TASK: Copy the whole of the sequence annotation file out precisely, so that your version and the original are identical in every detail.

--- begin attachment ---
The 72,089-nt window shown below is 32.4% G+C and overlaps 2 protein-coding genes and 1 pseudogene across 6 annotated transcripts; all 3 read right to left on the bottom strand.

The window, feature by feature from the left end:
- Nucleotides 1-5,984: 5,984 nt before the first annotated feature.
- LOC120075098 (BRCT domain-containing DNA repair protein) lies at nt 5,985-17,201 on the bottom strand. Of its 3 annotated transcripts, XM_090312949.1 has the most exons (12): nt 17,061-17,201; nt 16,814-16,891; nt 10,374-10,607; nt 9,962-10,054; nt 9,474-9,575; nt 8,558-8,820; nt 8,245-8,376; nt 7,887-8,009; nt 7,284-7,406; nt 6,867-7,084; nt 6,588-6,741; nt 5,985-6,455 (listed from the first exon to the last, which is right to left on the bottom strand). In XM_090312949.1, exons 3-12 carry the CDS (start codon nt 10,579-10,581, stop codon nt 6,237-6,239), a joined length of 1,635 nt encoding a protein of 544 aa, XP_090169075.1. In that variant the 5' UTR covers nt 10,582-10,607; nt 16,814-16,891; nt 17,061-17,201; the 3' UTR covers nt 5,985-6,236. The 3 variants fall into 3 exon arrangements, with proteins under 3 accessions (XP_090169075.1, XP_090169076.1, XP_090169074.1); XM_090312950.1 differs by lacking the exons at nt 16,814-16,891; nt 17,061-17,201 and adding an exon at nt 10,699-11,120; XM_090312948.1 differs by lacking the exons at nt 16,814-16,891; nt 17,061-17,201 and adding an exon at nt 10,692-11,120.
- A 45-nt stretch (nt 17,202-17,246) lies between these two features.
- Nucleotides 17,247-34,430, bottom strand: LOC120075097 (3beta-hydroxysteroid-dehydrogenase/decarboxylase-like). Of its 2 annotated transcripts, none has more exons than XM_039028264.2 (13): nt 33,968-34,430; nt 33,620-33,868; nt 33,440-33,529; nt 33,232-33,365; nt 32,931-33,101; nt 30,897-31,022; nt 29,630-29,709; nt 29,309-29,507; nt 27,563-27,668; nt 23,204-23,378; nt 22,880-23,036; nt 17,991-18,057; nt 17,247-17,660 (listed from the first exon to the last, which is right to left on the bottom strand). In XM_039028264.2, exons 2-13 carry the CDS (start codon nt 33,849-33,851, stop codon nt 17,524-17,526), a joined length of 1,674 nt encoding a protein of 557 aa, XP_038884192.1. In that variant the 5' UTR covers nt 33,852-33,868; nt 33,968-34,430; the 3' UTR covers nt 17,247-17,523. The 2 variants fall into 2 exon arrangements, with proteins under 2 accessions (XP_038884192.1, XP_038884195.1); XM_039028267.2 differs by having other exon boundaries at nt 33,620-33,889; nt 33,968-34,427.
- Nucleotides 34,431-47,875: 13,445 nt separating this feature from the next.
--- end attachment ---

The 72,089-nt window shown below is 32.4% G+C and overlaps 2 protein-coding genes and 1 pseudogene across 6 annotated transcripts; all 3 read right to left on the bottom strand.

The window, feature by feature from the left end:
- Nucleotides 1-5,984: 5,984 nt before the first annotated feature.
- LOC120075098 (BRCT domain-containing DNA repair protein) lies at nt 5,985-17,201 on the bottom strand. Of its 3 annotated transcripts, XM_090312949.1 has the most exons (12): nt 17,061-17,201; nt 16,814-16,891; nt 10,374-10,607; nt 9,962-10,054; nt 9,474-9,575; nt 8,558-8,820; nt 8,245-8,376; nt 7,887-8,009; nt 7,284-7,406; nt 6,867-7,084; nt 6,588-6,741; nt 5,985-6,455 (listed from the first exon to the last, which is right to left on the bottom strand). In XM_090312949.1, exons 3-12 carry the CDS (start codon nt 10,579-10,581, stop codon nt 6,237-6,239), a joined length of 1,635 nt encoding a protein of 544 aa, XP_090169075.1. In that variant the 5' UTR covers nt 10,582-10,607; nt 16,814-16,891; nt 17,061-17,201; the 3' UTR covers nt 5,985-6,236. The 3 variants fall into 3 exon arrangements, with proteins under 3 accessions (XP_090169075.1, XP_090169076.1, XP_090169074.1); XM_090312950.1 differs by lacking the exons at nt 16,814-16,891; nt 17,061-17,201 and adding an exon at nt 10,699-11,120; XM_090312948.1 differs by lacking the exons at nt 16,814-16,891; nt 17,061-17,201 and adding an exon at nt 10,692-11,120.
- A 45-nt stretch (nt 17,202-17,246) lies between these two features.
- Nucleotides 17,247-34,430, bottom strand: LOC120075097 (3beta-hydroxysteroid-dehydrogenase/decarboxylase-like). Of its 2 annotated transcripts, none has more exons than XM_039028264.2 (13): nt 33,968-34,430; nt 33,620-33,868; nt 33,440-33,529; nt 33,232-33,365; nt 32,931-33,101; nt 30,897-31,022; nt 29,630-29,709; nt 29,309-29,507; nt 27,563-27,668; nt 23,204-23,378; nt 22,880-23,036; nt 17,991-18,057; nt 17,247-17,660 (listed from the first exon to the last, which is right to left on the bottom strand). In XM_039028264.2, exons 2-13 carry the CDS (start codon nt 33,849-33,851, stop codon nt 17,524-17,526), a joined length of 1,674 nt encoding a protein of 557 aa, XP_038884192.1. In that variant the 5' UTR covers nt 33,852-33,868; nt 33,968-34,430; the 3' UTR covers nt 17,247-17,523. The 2 variants fall into 2 exon arrangements, with proteins under 2 accessions (XP_038884192.1, XP_038884195.1); XM_039028267.2 differs by having other exon boundaries at nt 33,620-33,889; nt 33,968-34,427.
- Nucleotides 34,431-47,875: 13,445 nt separating this feature from the next.